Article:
Octopus The Master Deceiver

Some animals such as chameleons (and anoles, which are mistakenly called chameleons) are famous for changing their color to match the background. Anoles can change from whitish to gray, brown, or green to match the sand, branches, or foliage where they rest. Some fish can go one better, creating complex disruptive color patterns to match different kinds of blotchy sand, rock, or coral backgrounds. The master of deception, however, is the octopus. No vertebrate can match the octopus in terms of the speed with which it changes color, the number of patterns it can create, or the variety of shapes and textures that it can take on.

Octopuses communicate with one another using complex and rapid changes in color, shape, and skin texture. They can also change color, shape, and texture to threaten, to bluff, or to hide from their enemies. Because they can transform themselves so quickly, octopuses are hard to follow and then hard to find again once lost from sight. They can squeeze into tiny crevices or, in a fraction of a second, turn into what looks like a piece of coral or seaweed or rotting wood—in fact, into virtually anything they might encounter in their environment.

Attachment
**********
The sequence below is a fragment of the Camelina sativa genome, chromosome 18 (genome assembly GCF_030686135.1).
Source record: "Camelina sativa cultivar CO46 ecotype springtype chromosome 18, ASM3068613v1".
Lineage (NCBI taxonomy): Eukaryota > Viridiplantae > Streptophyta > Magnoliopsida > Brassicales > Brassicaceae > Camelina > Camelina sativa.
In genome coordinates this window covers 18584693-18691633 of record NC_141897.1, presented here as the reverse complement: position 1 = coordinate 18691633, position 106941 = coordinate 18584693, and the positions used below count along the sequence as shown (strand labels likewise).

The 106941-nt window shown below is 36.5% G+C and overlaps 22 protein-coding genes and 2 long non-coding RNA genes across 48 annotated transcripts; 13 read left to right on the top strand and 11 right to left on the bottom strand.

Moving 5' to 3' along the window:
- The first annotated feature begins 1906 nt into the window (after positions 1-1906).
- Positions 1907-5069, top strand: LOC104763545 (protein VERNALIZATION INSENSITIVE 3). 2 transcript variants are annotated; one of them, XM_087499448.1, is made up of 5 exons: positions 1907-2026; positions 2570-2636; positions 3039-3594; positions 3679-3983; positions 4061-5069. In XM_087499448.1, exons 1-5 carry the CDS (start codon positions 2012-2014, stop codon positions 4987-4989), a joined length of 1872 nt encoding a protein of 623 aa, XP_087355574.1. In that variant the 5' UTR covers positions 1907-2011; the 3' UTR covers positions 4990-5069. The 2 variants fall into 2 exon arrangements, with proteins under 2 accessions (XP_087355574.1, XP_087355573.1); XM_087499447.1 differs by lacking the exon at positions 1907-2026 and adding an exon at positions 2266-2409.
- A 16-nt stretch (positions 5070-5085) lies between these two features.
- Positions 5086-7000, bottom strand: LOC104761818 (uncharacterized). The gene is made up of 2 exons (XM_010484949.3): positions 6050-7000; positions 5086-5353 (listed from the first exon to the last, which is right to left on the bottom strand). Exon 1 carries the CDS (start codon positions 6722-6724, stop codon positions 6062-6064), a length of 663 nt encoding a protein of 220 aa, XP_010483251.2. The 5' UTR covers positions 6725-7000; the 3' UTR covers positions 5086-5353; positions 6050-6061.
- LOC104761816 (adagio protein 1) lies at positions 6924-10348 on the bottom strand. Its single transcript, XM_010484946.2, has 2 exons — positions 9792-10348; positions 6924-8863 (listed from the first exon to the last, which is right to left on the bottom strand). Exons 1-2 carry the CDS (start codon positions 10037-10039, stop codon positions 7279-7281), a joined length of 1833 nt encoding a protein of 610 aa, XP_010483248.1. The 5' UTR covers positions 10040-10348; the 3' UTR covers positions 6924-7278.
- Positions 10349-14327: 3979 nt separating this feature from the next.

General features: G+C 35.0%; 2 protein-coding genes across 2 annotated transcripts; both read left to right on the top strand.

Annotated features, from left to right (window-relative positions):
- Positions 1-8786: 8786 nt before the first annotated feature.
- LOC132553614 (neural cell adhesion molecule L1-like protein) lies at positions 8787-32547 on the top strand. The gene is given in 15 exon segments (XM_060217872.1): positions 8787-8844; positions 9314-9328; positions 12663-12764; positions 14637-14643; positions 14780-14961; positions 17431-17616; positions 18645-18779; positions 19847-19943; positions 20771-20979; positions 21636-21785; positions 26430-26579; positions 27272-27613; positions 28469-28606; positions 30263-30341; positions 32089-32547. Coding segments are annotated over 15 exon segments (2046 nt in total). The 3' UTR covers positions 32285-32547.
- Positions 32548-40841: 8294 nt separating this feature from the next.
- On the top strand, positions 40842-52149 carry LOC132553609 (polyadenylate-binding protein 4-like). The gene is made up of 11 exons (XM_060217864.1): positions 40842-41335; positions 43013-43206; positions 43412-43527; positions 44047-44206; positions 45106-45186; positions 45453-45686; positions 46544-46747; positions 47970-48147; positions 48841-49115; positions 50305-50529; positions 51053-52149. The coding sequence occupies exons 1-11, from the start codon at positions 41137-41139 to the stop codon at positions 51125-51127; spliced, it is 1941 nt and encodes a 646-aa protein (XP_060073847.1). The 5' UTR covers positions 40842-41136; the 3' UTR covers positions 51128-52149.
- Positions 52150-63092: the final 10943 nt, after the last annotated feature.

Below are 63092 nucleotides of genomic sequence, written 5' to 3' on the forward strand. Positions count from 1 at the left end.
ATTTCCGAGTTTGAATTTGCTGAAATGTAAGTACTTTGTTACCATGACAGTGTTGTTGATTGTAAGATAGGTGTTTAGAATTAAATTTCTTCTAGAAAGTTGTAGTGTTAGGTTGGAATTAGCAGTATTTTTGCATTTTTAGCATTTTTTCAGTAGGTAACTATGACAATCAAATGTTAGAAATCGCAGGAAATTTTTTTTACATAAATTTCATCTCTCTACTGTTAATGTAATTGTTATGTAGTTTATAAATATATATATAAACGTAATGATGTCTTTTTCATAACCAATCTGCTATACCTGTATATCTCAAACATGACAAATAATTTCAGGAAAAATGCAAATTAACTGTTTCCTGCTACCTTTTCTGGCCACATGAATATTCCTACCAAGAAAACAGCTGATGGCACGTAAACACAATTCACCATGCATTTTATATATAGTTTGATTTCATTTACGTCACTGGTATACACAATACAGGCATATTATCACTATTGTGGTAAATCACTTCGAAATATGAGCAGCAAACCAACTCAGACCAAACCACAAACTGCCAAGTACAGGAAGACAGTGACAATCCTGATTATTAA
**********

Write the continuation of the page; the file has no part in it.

Octopuses are also famous for another trick. When all else fails, they squirt a batch of jet-black ink into the surrounding water. By the time the ink has dissipated and the predator can see again, the octopus is long gone.

so many kinds of animals because no matter where one lives—a desert, a forest, a meadow, or an ocean—the sun shines from above. When looking up toward the sun and sky, dark things stand out and light colors blend in; when looking down toward the ground or the ocean floor, light colors stand out and dark colors blend in. Predators that are countershaded can thus approach their prey with equal stealth from either above or below; likewise, prey species that are countershaded will be equally hard to find whether a predator is searching from on high or from underneath. Countershading and other forms of disruptive coloration can occur in the same organism, so that dark spots, blotches or stripes appear on top while paler ones appear below.

Another way of remaining undetected in a complex scene is by using protective mimicry, that is, to mimic an inanimate object in both color and form. Some insects look like thorns on plant stems; others look like leaves or twigs or flowers. Some insects, frogs, and fishes look like rocks, lichens, or corals. Sea lions, sea dragons, and even eels can look like floating kelp or other forms of seaweed.

Some animals may not look much like the objects around them, but will disguise themselves by attaching pieces of plants or sand or other de-

bris to their body. Some caterpillars use silk to tie bits of flowers and leaves to their body; others use saliva as a glue. Some crabs glue broken bits of shell and coral to their own exoskeleton. By using bits of local materials to camouflage itself, an animal can ensure that it matches the background. It can even change its disguise as it moves from one area into another.